A Danish Yogurt initiative enhances farmers’ income and delivers improved nutrition. This market-driven partnership to develop nutritious yogurt in Ethiopia creates local growth while supporting children and women in the fight against malnutrition.


Ethiopia has more than 12 million dairy cows, but only a small share of the inhabitants receive nourishment from milk. Nearly 40% of all Ethiopian children suffer from chronic malnutrition.


This challenge sparked collaboration between Danish organisations and businesses and Ethiopian dairies and dairy farmers to develop affordable yoghurt with extra vitamins and minerals missing in the diet of most Ethiopians. The innovative partnership is helping to develop Ethiopia’s dairy sector and establish a sustainable business model for Ethiopian dairies producing the yogurt. The collaboration also increases and secures the income of the Ethiopian dairy farmers selling their milk to these dairies.


The three-year partnership, supported by the Ministry of Foreign Affairs of Denmark/Danida, is collaboration between DanChurchAid, Global Alliance for Improved Nutrition (GAIN), Arla Food Ingredients, The Confederation of Danish Industry, and two Ethiopian dairies owned by female entrepreneurs. The dairies produce the nutritious yogurt, which is planned to reach the Ethiopian outlets in 2019.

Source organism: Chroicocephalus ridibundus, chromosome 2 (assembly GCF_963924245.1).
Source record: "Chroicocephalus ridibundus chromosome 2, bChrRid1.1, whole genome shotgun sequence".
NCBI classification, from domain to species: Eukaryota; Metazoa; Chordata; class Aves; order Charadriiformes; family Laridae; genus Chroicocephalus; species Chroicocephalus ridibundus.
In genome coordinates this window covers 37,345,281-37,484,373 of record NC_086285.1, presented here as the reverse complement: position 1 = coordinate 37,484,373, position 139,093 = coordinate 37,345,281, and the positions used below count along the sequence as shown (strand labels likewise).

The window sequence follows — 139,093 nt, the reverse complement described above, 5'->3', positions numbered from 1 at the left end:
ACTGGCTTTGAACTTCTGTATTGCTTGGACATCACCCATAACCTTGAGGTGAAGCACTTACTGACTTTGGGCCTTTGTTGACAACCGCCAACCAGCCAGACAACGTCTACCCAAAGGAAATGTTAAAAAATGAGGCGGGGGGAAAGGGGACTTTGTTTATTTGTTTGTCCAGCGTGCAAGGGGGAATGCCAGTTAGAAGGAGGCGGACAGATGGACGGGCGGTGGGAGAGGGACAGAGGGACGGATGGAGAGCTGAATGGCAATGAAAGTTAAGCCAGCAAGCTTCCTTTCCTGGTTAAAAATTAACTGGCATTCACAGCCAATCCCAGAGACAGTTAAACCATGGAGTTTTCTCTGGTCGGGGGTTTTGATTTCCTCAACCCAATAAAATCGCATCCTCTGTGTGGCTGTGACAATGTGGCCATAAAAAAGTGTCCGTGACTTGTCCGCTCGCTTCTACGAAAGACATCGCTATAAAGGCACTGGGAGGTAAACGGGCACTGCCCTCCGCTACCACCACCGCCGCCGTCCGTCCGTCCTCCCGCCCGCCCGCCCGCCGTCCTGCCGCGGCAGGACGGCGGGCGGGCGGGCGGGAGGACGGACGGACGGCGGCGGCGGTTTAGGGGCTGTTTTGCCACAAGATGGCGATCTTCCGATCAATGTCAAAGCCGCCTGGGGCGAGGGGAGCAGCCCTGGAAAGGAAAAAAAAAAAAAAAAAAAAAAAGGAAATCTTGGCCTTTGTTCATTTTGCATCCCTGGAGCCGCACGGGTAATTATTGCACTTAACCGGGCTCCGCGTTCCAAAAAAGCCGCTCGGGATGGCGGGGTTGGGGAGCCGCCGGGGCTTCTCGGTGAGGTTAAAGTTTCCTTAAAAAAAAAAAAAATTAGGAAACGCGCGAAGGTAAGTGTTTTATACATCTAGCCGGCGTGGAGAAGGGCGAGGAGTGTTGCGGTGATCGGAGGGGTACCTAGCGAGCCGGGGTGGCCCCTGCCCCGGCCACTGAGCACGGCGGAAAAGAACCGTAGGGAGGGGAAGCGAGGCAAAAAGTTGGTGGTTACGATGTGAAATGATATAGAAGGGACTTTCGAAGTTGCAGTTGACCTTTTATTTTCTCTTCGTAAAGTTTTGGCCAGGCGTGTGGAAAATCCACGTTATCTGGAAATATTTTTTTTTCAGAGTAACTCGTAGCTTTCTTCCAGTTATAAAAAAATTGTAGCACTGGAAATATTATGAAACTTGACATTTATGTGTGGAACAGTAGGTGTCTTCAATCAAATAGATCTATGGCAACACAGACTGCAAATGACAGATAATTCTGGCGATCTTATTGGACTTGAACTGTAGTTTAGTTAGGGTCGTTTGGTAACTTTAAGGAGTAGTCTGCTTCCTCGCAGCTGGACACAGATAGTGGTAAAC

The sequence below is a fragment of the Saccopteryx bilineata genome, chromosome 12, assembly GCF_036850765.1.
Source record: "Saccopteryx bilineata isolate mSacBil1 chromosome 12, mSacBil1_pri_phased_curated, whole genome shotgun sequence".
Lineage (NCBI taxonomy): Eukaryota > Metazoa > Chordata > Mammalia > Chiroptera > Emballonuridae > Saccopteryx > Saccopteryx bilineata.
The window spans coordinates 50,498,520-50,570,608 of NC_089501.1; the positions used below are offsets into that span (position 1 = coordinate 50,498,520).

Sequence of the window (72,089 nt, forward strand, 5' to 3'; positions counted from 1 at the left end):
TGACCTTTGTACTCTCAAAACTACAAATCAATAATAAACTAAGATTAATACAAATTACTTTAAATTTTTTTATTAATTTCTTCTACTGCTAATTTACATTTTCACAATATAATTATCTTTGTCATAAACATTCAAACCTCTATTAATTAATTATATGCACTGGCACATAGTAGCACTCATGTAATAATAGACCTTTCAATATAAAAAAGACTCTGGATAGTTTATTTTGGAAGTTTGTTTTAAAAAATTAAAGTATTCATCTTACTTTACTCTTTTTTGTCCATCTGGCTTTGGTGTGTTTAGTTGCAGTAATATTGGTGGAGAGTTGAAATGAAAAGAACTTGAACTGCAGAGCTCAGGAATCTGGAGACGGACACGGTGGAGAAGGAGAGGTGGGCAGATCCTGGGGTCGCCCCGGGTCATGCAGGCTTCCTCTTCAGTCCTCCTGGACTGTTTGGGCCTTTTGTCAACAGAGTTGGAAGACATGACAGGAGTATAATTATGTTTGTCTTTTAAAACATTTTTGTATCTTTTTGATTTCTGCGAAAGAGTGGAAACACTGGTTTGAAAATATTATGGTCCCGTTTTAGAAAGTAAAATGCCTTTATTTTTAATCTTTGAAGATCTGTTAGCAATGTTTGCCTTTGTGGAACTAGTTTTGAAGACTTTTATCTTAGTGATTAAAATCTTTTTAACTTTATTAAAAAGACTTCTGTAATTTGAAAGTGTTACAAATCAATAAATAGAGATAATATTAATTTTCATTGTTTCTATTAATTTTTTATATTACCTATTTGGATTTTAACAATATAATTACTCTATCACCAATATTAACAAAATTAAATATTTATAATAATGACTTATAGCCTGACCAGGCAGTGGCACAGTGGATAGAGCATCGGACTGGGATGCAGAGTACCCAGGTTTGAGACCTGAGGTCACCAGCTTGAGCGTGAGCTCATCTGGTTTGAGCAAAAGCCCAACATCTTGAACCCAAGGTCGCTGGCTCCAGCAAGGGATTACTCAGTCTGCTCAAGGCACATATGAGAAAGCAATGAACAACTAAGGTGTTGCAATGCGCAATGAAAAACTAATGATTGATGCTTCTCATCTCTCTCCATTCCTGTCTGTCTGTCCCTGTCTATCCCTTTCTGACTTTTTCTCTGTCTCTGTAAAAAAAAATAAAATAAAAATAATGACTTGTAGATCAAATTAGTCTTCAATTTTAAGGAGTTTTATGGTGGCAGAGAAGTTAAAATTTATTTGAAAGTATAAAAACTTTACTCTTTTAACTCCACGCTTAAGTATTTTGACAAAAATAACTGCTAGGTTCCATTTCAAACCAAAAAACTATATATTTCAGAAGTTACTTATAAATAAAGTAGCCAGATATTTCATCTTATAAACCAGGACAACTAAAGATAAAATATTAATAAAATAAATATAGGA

“This yogurt can improve nutrition in Ethiopia because it is rich in vitamins and minerals. By improving nutrition for Ethiopia’s children, we give younger generations a better future,” says Loni Dairy owner Ms. Tseday Asrat .Loni Dairy and Arla Foods Ingredients have already completed the joint development of a prototype of the yoghurt.


Milk offers the greatest hope  “I have one great hope, and that is milk. We do not have any other source of income,” says 26-year-old Ms. Shibire Mamo from the central Ethiopian village of Warereso Malima. She is one of 400 farmers who will be supplying milk for production of the nutritious yogurt by Loni Dairy. Ms. Shibire Mamo currently owns six dairy cows but she and her husband dream of expanding their herd to 20 cows in five years, and they hope to prosper from the increased demand for milk going into the new yogurt.   The couple has received training in improved hygiene and dairy production techniques, enabling them to reduce waste and increase the production and quality of milk, thereby increasing their income.


“When hygiene is improved and the milk is approved according to technical standards, it’s easier for us to introduce quality based pricing for the milk. We will spend this money to give our two children a better education than the one we received, and that would bring me great joy,” says Habtamu Tagla.